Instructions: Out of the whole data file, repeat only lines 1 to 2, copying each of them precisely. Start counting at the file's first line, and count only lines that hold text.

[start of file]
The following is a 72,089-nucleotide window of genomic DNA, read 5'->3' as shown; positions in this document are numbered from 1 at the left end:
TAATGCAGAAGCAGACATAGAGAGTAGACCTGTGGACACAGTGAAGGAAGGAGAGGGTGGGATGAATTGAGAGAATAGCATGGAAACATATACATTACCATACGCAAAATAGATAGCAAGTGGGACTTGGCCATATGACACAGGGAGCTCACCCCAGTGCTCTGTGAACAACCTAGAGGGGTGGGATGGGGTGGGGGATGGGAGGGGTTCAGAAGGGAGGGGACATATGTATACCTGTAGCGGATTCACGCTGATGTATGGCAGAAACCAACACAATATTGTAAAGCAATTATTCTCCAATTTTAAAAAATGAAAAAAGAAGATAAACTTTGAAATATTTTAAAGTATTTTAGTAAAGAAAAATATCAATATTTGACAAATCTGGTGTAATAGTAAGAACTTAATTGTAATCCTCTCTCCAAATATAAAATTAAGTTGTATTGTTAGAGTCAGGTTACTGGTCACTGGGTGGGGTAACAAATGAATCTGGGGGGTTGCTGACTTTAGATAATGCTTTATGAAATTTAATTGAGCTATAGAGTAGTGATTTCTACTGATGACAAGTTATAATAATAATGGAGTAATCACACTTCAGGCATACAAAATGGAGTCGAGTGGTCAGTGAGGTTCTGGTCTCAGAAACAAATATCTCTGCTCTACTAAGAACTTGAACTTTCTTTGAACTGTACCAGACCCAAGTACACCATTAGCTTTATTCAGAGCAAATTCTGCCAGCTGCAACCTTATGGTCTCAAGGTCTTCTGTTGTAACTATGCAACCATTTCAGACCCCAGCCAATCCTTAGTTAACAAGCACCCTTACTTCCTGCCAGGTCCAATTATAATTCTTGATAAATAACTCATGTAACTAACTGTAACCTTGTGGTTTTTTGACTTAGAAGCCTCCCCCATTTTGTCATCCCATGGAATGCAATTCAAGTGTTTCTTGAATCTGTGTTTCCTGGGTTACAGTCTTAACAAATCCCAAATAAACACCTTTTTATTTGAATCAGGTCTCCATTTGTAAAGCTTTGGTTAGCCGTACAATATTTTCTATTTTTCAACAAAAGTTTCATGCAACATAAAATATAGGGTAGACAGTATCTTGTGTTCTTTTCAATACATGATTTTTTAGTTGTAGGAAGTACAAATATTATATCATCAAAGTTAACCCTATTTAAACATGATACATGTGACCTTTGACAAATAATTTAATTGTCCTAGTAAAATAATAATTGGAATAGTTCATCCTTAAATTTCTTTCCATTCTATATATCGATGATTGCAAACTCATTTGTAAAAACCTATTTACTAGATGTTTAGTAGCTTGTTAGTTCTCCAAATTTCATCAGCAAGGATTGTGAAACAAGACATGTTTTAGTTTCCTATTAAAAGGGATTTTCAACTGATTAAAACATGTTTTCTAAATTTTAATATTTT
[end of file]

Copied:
The following is a 72,089-nucleotide window of genomic DNA, read 5'->3' as shown; positions in this document are numbered from 1 at the left end:
TAATGCAGAAGCAGACATAGAGAGTAGACCTGTGGACACAGTGAAGGAAGGAGAGGGTGGGATGAATTGAGAGAATAGCATGGAAACATATACATTACCATACGCAAAATAGATAGCAAGTGGGACTTGGCCATATGACACAGGGAGCTCACCCCAGTGCTCTGTGAACAACCTAGAGGGGTGGGATGGGGTGGGGGATGGGAGGGGTTCAGAAGGGAGGGGACATATGTATACCTGTAGCGGATTCACGCTGATGTATGGCAGAAACCAACACAATATTGTAAAGCAATTATTCTCCAATTTTAAAAAATGAAAAAAGAAGATAAACTTTGAAATATTTTAAAGTATTTTAGTAAAGAAAAATATCAATATTTGACAAATCTGGTGTAATAGTAAGAACTTAATTGTAATCCTCTCTCCAAATATAAAATTAAGTTGTATTGTTAGAGTCAGGTTACTGGTCACTGGGTGGGGTAACAAATGAATCTGGGGGGTTGCTGACTTTAGATAATGCTTTATGAAATTTAATTGAGCTATAGAGTAGTGATTTCTACTGATGACAAGTTATAATAATAATGGAGTAATCACACTTCAGGCATACAAAATGGAGTCGAGTGGTCAGTGAGGTTCTGGTCTCAGAAACAAATATCTCTGCTCTACTAAGAACTTGAACTTTCTTTGAACTGTACCAGACCCAAGTACACCATTAGCTTTATTCAGAGCAAATTCTGCCAGCTGCAACCTTATGGTCTCAAGGTCTTCTGTTGTAACTATGCAACCATTTCAGACCCCAGCCAATCCTTAGTTAACAAGCACCCTTACTTCCTGCCAGGTCCAATTATAATTCTTGATAAATAACTCATGTAACTAACTGTAACCTTGTGGTTTTTTGACTTAGAAGCCTCCCCCATTTTGTCATCCCATGGAATGCAATTCAAGTGTTTCTTGAATCTGTGTTTCCTGGGTTACAGTCTTAACAAATCCCAAATAAACACCTTTTTATTTGAATCAGGTCTCCATTTGTAAAGCTTTGGTTAGCCGTACAATATTTTCTATTTTTCAACAAAAGTTTCATGCAACATAAAATATAGGGTAGACAGTATCTTGTGTTCTTTTCAATACATGATTTTTTAGTTGTAGGAAGTACAAATATTATATCATCAAAGTTAACCCTATTTAAACATGATACATGTGACCTTTGACAAATAATTTAATTGTCCTAGTAAAATAATAATTGGAATAGTTCATCCTTAAATTTCTTTCCATTCTATATATCGATGATTGCAAACTCATTTGTAAAAACCTATTTACTAGATGTTTAGTAGCTTGTTAGTTCTCCAAATTTCATCAGCAAGGATTGTGAAACAAGACATGTTTTAGTTTCCTATTAAAAGGGATTTTCAACTGATTAAAACATGTTTTCTAAATTTTAATATTTT